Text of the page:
A rare disease, by definition, must affect only a small percentage of the population. In the United States a rare disease is defined as a disease that affects fewer than 200,000 people in the country. Worldwide, there are over 6,000 rare diseases that affect over 300 million people. Each disease is unique in its effects and treatment, and due to the rare nature of these diseases, they often lack the same resources and treatment options as more common health problems. People suffering from rare diseases, along with their caretakers, often have difficulty finding experienced doctors. Often it requires multiple appointments and experimental medications to determine a health care path. Managing a rare disease can be physically, emotionally, and financially challenging. It is extremely stressful without support systems of others who suffer from the disease.
Every year there is a specific day that is set aside to recognize these diseases, usually the last day of February each year. This year, it will be February 28, 2019. This year’s theme is “Bridging Health and Social Care”. What exactly does this mean? It is focusing on the challenges of coordinating care between the medical field and social and support services. If you have been fortunate enough not to be affected by one of these diseases, you would be astounded by the amount of time and energy that a patient or a caregiver expend daily to fight their “rare disease.”
Mesothelioma falls under the “rare disease” category. Approximately 3,000 people are diagnosed with this disease annually. While there are many treatment options available at Mesothelioma Centers and larger health centers, these facilities are not always easily accessible.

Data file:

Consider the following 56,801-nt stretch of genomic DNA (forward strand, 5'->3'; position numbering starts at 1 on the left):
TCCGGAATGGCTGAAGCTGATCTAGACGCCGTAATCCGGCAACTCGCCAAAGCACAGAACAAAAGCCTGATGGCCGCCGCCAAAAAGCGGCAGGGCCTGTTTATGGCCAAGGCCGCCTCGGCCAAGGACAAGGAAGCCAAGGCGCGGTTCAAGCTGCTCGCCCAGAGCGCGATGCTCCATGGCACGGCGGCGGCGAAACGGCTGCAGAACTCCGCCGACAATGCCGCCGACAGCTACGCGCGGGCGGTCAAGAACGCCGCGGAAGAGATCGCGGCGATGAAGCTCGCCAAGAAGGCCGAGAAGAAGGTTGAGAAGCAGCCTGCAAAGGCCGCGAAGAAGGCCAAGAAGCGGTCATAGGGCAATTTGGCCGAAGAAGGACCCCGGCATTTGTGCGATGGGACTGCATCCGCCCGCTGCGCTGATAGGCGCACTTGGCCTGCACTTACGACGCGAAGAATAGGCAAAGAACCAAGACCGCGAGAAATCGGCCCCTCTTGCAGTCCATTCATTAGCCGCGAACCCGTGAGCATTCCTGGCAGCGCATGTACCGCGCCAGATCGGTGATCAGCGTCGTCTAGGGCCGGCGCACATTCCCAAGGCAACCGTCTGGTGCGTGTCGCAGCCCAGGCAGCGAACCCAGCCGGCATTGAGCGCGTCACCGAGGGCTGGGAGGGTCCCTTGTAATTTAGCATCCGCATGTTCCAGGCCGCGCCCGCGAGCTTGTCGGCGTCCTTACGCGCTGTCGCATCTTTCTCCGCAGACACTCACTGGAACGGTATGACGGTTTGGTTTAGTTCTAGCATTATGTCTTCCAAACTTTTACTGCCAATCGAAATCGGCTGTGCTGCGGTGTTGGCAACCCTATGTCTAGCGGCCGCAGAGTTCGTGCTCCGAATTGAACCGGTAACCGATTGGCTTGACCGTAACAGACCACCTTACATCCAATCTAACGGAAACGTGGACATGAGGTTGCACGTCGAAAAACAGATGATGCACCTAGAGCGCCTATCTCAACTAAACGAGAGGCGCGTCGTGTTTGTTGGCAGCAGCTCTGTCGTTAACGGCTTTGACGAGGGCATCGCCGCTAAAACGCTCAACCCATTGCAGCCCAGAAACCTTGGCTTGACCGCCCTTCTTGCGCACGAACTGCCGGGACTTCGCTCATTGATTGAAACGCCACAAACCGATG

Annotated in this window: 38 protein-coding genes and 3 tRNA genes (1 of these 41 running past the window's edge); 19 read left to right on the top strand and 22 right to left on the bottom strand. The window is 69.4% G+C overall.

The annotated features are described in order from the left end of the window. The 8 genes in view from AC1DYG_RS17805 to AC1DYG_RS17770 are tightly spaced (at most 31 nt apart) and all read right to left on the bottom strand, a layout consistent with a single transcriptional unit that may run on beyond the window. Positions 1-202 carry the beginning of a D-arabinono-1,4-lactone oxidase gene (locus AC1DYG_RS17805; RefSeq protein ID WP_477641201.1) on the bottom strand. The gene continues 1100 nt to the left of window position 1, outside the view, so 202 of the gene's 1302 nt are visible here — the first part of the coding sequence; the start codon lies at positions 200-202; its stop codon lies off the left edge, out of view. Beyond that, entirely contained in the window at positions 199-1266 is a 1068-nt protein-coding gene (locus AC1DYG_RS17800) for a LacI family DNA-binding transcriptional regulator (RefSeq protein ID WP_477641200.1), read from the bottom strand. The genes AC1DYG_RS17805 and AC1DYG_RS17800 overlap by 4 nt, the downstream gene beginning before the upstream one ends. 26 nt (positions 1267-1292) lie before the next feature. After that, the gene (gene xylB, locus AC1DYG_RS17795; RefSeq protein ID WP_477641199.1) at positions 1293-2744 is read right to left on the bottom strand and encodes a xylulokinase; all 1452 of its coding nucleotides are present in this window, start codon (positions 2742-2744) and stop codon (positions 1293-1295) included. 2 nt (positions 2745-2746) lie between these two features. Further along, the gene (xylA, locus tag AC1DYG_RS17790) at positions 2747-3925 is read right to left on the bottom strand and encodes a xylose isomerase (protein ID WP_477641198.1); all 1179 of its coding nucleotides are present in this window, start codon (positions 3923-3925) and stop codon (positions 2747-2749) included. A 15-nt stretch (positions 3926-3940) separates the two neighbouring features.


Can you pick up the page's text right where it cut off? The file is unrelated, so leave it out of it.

As patients and families struggle with this disease, we know there are options: there are numerous support services for this disease, as well as travel assistance programs which may be available to you. Every week, we see patients from all over the world come through our doors with hope. Many patients need to travel far and wide to arrive at the doorsteps of a Mesothelioma Center. However, by travelling to a major Mesothelioma Center, patients are giving themselves the best opportunity to fight this disease. The healthcare teams at Mesothelioma Centers understand travelling is not easy. Centers are usually set up with social and support services to help during these challenging times. Experience from treating others has taught us what helps. Although mesothelioma can be frightening as a “rare disease,” the medical community is making great strides to fight it. We are extending lives, and working towards a cure.
As you educate yourself about the options in front of you, know that many others have been in your shoes and followed this path. When feeling overwhelmed by it all, reach out to a Mesothelioma Center, ask questions, and become connected with our supportive and tight-knit community.